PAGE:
Did President Trump Try to ‘Rescue’ PM Netanyahu With a Phone Call?

YERUSHALAYIM -
President Donald Trump, accompanied by Chief of Staff Reince Priebus speaks on the phone with Russian President Vladimir Putin
President Donald Trump, accompanied by Chief of Staff Reince Priebus in the Oval Office at the White House in Washington, Jan. 28. (AP Photo/Andrew Harnik)

A phone call by U.S. President Donald Trump to Prime Minister Binyamin Netanyahu has become the subject of a mini-conspiracy theory in both Israel and the United States – but officials on both sides of the Atlantic disputed a charge by The New York Times that the president’s call was “conveniently timed” to break the momentum of questioning by police in the corruption investigations Mr. Netanyahu is caught up in.

According to the Times, PM Netanyahu’s praise for President Trump’s friendship for Israel and the Jewish community has “helped inoculate the president from charges that he had not responded swiftly enough to a skein of threats against Jewish community centers and the vandalism of Jewish cemeteries.” Mr. Trump, in turn, was happy to help out his Israeli counterpart. “Mr. Trump’s conveniently timed call was a not-so-subtle reminder to Israel’s attorney general that indicting Mr. Netanyahu — a step that would precipitate his resignation as a prime minister — could harm Israel’s national security at a dangerous time,” the Times report said.

The report quoted former Special Envoy to the Middle East Martin Indyk as confirming the theory. “It appears that President Trump is prepared to go a long way to help Prime Minister Netanyahu with his domestic difficulties and that Netanyahu, in return, is willing to provide a kosher seal of approval for a president who was slow to condemn anti-Semitism,” saidMr. Indyk.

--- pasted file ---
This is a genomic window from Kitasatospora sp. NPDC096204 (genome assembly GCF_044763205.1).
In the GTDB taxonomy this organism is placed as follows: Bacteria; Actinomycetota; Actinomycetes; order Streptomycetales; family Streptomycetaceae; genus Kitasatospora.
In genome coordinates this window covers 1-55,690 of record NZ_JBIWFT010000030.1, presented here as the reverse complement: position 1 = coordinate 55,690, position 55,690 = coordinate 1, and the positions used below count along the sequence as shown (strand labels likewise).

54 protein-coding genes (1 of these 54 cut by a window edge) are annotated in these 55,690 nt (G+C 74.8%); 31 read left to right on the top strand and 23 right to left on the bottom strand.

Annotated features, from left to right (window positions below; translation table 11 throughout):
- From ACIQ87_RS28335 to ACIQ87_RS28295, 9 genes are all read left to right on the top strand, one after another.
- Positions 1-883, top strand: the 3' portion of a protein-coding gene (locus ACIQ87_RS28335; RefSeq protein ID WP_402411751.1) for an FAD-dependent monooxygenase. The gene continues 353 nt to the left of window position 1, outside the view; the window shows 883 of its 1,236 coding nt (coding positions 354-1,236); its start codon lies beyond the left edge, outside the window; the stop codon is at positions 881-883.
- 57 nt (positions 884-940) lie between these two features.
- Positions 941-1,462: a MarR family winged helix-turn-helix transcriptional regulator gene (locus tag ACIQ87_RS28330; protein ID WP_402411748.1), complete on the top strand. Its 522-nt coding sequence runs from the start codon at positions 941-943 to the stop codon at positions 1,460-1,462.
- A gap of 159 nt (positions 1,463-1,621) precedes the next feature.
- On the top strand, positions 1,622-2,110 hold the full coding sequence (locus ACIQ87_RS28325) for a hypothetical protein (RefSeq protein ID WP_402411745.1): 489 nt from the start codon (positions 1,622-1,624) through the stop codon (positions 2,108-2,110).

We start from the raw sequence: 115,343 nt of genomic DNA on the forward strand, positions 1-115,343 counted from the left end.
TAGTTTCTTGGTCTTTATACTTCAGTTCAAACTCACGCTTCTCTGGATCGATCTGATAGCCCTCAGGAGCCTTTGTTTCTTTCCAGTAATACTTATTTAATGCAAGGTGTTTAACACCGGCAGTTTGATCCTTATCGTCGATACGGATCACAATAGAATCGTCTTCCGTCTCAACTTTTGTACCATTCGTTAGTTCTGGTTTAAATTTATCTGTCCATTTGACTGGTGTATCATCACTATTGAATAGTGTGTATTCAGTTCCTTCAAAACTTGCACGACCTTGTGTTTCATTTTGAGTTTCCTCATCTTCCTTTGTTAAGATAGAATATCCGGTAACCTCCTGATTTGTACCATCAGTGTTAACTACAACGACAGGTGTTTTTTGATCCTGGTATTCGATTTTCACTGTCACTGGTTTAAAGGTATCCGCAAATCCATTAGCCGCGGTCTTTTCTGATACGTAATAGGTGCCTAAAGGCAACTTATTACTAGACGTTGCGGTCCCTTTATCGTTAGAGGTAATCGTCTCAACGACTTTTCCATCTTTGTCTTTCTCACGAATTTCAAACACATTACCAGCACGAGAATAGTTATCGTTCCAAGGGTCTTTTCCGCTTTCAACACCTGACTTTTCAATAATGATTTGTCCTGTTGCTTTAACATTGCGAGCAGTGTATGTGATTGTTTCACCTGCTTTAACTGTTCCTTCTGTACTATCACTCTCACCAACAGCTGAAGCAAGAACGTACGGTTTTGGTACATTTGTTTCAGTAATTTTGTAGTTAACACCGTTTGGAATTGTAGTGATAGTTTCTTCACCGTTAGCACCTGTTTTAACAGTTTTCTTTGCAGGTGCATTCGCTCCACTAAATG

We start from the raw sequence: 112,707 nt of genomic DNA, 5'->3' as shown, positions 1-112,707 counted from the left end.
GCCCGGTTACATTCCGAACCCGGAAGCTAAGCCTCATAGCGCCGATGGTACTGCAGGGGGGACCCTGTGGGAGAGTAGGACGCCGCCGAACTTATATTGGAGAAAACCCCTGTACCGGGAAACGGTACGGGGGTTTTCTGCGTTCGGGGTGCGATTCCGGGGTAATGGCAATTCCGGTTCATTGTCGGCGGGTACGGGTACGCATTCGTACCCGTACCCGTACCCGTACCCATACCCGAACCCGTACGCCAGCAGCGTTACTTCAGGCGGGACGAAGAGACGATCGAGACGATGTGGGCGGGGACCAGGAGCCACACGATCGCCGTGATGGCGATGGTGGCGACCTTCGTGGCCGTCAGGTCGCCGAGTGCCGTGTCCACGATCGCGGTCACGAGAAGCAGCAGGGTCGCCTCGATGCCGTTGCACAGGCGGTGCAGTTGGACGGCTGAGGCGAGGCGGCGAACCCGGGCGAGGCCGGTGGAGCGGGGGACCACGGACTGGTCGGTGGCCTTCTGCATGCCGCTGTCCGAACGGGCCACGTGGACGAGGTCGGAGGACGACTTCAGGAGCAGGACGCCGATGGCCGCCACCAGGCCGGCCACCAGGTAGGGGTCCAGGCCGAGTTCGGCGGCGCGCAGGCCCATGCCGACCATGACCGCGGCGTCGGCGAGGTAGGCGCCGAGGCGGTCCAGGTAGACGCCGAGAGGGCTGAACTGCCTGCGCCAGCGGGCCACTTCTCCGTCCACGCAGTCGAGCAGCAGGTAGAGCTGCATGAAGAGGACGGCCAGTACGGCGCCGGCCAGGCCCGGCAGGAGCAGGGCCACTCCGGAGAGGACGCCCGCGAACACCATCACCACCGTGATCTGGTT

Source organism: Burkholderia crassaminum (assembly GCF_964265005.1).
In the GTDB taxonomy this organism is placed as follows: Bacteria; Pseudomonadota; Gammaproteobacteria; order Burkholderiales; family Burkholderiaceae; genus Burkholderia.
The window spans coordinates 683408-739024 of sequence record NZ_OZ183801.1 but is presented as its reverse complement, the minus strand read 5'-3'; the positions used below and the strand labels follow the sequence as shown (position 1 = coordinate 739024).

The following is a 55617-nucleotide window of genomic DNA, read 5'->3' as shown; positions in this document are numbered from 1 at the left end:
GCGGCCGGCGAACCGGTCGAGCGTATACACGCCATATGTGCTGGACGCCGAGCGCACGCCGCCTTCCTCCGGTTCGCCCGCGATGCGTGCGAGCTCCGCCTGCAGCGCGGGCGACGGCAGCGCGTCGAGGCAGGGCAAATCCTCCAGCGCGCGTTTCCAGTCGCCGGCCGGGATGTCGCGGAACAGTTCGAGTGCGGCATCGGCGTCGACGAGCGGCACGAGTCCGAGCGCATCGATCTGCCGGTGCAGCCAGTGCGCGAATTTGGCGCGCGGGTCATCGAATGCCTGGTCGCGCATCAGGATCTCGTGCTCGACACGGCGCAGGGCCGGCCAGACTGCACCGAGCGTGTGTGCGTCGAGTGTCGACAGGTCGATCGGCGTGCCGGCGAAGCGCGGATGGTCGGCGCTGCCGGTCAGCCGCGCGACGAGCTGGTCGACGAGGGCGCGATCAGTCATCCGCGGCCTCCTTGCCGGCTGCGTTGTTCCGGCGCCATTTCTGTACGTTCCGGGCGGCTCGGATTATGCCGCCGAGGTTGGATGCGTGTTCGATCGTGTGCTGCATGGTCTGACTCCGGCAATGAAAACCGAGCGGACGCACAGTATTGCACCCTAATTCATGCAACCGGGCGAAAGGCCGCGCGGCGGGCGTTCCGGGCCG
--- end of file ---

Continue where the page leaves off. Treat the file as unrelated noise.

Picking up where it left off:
Responsible for the timing, said the Times, were Israel’s ambassador to the United States, Ron Dermer, and Mr. Trump’s son-in-law, Jared Kushner, the administration’s Middle East policy expert. The “choreography” behind the call “bore the imprint” of the two, who “speak regularly and were instrumental in setting up the visit.”

But according to Israeli officials quoted in Globes, the fact that the phone call came during a police questioning session did not mean that Mr. Netanyahu or anyone acting on his behalf timed the call to interrupt the questioning. It was President Trump who initiated the call to discuss the latest missile test by Iran, and after scrambling for several hours to schedule the call, the American and Israeli officials who worked on the project managed to find a time that worked for both leaders. The occurrence of the call during the questioning session was coincidental, the officials said.

The Times report noted that “American and Israeli officials insist they did not coordinate Mr. Trump’s call for political effect. White House officials said Mr. Trump told aides on Monday morning he wanted to speak to Mr. Netanyahu; the two sides spent a few hours setting up the call, which just happened to occur during the interrogation.”